For those of us who want to stand for environmental justice, it can be difficult to sort out what choices will have the most impact in decreasing pollution on the planet. The conversation about plastic grows more complicated every year. As a global society, we cannot simply stop using it. We depend on it. We need it. However, there is awareness to be gained and choices to be made that will help create positive change. In the food industry, both consumers and business owners have power to make positive change, especially when it comes to choices and awareness about plastic.
Plastic as we know it was created in 1907 when Leo Baekeland invented Bakelite. Completely synthetic, it contained no molecules found in nature. Such was the beginning of the Polymer Age.
What is a polymer?
Polymers are chemical compounds that consist of long repeating chains of molecules. Some naturally occurring polymers include: wood, cotton, silk, and leather. Synthetic polymers are known as plastics. The chemistry and technology that enabled humans to create synthetic polymers were fine tuned in the early twentieth century. Today, plastics are everywhere.
Plastics are in toys, computers, clothing, sports equipment, carpet, appliances, automobiles, building materials, fashion accessories, dishes, and much much more. Plastics play an increasingly large role in medicine, electronics, aerospace, and advanced structural composites.
Because of our ever improving understanding of how to manipulate plastic to meet our needs across nearly every industry all over the globe, it is no wonder our dependence on it increases every year.
Why is depending on plastic problematic?
Many plastics are made from liquid petroleum gas or natural gas. These resources are not renewable, so when we run out, we can’t make more of the resource- or the plastic. In addition, extracting such fuels can be quite harmful to our oceans and atmosphere. Every year, tens of thousands of gallons of crude oil are spilled into the ocean, toxic emissions are spewed into the air, natural habitats are disrupted or destroyed, and international politics become a little more tense.
But isn’t plastic recyclable?
#1 PET plastic is the most commonly used plastic in the US consumer products. On consumer packaging, PET plastic is designated with #1 inside the triangle of arrows. About 25% of it is recycled and the recycled fiber can be used to make fleece garments, carpets, stuffing for pillows, and life jackets.
#2 HDPE is the stiff plastic used to make milk jugs, detergent bottles, and some plastic bags. It is the most commonly recycled plastic and it is one of the safest forms of plastic. And products made of HDPE are reusable and recyclable.
#3 PVC is not often recycled. Less than 1% of it is. It’s the soft, flexible plastic used to make clear plastic food wrap, children and pet toys, and blister packaging. It contains numerous toxins. Though it can be repurposed, it is not recommended for applications with food for children’s use.
#4 LDPE is used for shrink wrap, dry cleaning bags, squeezable bottles, and plastic bread bags. These bags can be reused, but not always recycled. It is important to check with the local collection service to see whether or not they will accept LDPE.
#5 PP is tough, lightweight, and heat resistant. It is an effective barrier against moisture, grease, and chemicals. Cereal is often packaged in PP to keep it dry and fresh. Though #5 is becoming more accepted by recyclers, only 3% is currently recycled.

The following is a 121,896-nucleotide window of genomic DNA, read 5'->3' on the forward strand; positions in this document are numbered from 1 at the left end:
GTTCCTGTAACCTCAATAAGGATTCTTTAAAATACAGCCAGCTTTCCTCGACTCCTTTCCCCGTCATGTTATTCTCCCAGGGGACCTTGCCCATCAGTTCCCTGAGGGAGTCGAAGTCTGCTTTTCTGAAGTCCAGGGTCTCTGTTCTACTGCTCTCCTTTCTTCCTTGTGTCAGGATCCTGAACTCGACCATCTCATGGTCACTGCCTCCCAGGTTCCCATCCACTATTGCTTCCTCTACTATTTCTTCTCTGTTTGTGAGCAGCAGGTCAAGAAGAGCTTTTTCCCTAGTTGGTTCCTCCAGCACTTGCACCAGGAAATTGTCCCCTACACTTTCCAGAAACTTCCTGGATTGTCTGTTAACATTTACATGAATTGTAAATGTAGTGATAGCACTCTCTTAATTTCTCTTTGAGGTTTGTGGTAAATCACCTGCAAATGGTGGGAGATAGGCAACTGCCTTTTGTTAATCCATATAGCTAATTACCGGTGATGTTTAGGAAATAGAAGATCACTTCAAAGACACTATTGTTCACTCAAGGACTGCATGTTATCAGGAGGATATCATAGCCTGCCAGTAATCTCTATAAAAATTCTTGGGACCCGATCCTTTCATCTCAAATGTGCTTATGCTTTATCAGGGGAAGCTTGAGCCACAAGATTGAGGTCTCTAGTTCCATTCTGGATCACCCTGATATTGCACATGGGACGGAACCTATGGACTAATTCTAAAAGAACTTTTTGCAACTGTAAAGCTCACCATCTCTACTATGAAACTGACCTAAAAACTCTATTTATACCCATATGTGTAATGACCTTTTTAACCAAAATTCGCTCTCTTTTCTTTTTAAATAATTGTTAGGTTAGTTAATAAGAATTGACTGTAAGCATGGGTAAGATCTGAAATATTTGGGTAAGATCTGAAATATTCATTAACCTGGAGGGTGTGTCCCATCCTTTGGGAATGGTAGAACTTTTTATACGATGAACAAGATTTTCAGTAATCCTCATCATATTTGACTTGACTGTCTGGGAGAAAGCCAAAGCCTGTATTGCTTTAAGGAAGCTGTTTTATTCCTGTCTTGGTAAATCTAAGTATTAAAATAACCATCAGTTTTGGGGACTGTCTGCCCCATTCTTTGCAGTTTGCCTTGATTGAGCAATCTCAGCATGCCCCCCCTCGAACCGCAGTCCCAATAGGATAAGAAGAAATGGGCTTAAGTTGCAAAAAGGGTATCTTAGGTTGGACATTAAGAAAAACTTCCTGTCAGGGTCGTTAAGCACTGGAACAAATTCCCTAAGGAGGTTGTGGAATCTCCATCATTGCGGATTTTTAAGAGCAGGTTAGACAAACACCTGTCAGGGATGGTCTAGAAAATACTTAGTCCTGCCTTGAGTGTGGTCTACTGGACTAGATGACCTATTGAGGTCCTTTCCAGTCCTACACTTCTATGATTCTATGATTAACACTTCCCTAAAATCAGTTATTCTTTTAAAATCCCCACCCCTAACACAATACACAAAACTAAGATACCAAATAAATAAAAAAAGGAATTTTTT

#6 PS is often used to make styrofoam food and drink containers. It contains carcinogens and makes up about 35% of landfill material in the US. It is difficult to find a recycler for PS, but if it is in the form of packing material is can be reused by some shipping services.
#7 is the catch-all category for all “Other” plastics. Recycling protocols for this category are not standardized. These are the new age plastics that did not make it to the plastic recycling categorization party on time. Some of them include BPA, polycarbonate, LEXAN, and compostable PLA plastics.
Isn’t there something lucky about #7?
Yes. #7 includes PLA plastics.
Discovered in the 1920s by Wallace Carothers, PLA plastics are made with plants from the midwest rather than fossil fuels from the Middle East. In most cases, PLA can be incinerated or composted. PLA plastics need to be composted in a high-temperature commercial composting system. They will not compost in your backyard. But PLA plastics can be produced from already existing manufacturing equipment, which makes it very relevant as an alternative for PET.
Is PLA toxic?
Not in solid form, but we wouldn’t recommend inhaling it during the manufacturing process.
What are the disadvantages to PLA?
PLA cannot be used for high temperature applications. PLA plastics that are exposed to temperatures above 110℉ could begin to soften or deform.
How does PLA stack up against PET?
Producing PLA uses 65% less energy than producing conventional plastics like PET. It also generates fewer greenhouse gases, and contains no toxins. Also, bioplastics can be made from low-water plants such as switchgrass that are about 100 days old. PET plastic is made from oil that could be more than 100 million years.
What is the best application for PLA plastic?
Cafeterias, convention centers, and sport centers that ship their garbage to commercial-scale composters instead of trashing it are in the perfect position to reap the rewards of PLA. But any business or consumer who wishes to experience the durable reliability of plastic without wasting precious fossil fuels can use PLA and be on the trail toward a plastic solution.
No matter what kind of plastic you choose to use, it should be recycled or disposed of properly. There is no excuse for the ever expanding amount of plastic in the ocean. Before you choose, please let us know how we can help you move toward a more eco-friendly tomorrow. Learn more about PLA plastic options.